Due care must always be taken with lines near a working bow thruster. A recent Mars Report features an incident in which the mooring lines were drawn into the thruster tunnel fouling the propeller blades.

The Mars reports are compiled (anonymously) by The Nautical Institute to prevent other accidents from happening. A summary of this incident:

A tanker in ballast was berthing starboard side to in a strong current, running at nearly five knots. The master was on the bridge and the vessel was under the guidance of a pilot. A small line handling boat was attending to help achieve the planned mooring pattern of three head and aft lines as well as two forward and aft spring lines.

To begin, forward and aft springs were set using the bow thruster at seventy per cent, with the rudder at port twenty degrees and the main engine running ahead as per pilot’s instructions, in order to keep the vessel close to the berth. Next, the three head lines were passed to the line handling boat forward. Two of the head lines slipped off the bollard and more slack was payed out than needed. The lines floated on the water. Before they could be mastered by the launch personnel, they were entrained into the starboard inlet of the thruster tunnel, fouling the propeller blades.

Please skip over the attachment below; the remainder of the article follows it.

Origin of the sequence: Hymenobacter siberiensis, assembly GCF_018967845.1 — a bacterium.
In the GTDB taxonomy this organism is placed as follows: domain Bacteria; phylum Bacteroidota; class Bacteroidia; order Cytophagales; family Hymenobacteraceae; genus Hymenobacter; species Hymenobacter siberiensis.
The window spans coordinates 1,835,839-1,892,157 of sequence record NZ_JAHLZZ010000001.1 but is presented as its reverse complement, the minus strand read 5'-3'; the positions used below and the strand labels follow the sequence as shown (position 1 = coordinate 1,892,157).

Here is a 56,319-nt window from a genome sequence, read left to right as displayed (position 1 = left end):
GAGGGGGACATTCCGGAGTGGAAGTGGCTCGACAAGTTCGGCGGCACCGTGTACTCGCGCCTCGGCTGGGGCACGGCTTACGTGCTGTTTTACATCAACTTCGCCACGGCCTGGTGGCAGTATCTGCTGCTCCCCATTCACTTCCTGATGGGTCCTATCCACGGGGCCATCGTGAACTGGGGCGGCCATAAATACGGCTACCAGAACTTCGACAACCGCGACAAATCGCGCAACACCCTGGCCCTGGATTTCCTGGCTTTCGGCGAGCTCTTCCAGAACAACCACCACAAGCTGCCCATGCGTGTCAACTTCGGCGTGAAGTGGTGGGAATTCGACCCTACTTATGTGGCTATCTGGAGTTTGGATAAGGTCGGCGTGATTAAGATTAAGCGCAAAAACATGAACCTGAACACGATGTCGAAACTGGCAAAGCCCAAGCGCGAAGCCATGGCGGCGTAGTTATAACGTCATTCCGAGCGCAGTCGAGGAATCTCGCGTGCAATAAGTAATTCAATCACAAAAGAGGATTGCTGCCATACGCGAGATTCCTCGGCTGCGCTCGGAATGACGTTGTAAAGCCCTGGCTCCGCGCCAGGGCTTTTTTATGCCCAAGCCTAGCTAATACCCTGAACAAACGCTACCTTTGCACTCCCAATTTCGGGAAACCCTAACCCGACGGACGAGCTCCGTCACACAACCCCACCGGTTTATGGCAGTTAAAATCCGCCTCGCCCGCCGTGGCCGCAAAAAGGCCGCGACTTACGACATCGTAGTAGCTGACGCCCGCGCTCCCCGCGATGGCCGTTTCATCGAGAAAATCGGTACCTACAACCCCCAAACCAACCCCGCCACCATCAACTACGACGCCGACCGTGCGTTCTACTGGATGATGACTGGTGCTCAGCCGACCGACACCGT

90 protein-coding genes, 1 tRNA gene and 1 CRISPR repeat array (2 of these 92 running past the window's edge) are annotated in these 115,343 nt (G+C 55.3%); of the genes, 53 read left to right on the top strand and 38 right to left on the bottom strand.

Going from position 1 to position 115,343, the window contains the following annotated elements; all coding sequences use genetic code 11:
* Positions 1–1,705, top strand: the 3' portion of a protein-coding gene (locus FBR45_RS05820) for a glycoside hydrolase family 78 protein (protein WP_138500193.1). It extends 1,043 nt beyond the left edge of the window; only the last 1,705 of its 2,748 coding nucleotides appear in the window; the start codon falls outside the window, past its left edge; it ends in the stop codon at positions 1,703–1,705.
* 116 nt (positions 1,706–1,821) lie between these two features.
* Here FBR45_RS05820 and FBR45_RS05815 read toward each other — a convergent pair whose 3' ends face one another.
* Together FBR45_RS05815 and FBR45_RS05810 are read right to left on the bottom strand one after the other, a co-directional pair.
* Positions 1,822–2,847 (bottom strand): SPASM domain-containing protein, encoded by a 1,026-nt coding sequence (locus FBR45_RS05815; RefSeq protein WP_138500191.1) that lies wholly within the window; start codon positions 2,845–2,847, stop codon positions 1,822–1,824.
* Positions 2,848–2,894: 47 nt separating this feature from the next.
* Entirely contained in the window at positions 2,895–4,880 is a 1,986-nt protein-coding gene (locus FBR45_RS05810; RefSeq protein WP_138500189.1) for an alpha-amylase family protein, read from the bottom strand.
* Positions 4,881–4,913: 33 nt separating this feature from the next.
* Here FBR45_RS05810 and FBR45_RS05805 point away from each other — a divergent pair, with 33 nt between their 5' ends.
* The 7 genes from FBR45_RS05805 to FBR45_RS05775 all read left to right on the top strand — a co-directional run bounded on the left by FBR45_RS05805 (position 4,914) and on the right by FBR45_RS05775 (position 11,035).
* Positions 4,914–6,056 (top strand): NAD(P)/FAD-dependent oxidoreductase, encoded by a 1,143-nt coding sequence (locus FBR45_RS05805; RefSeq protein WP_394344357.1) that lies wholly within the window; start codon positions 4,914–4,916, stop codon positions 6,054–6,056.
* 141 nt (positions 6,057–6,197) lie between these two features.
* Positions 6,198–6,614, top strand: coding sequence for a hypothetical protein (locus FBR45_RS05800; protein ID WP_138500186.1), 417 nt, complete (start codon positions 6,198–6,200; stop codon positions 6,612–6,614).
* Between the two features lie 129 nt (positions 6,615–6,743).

Advice from The Nautical Institute

  • Ideally, lines should not be allowed to float near a working bow thruster.
  • Vessels in ballast have their bow thruster tunnels nearer to the waterline than loaded vessels and are at increased risk of mooring lines being sucked in.

Mars Reports

This accident was covered in the Mars Reports, originally published as Mars 202031, that are part of Report Number 332. A selection of this Report will also be published in SWZ|Maritime’s July/August 2020 issue. The Nautical Institute compiles these reports to help prevent maritime accidents. That is why they are also published on SWZ|Maritime’s website.

More reports are needed to keep the scheme interesting and informative. All reports are read only by the Mars coordinator and are treated in the strictest confidence. To submit a report, please use the Mars report form.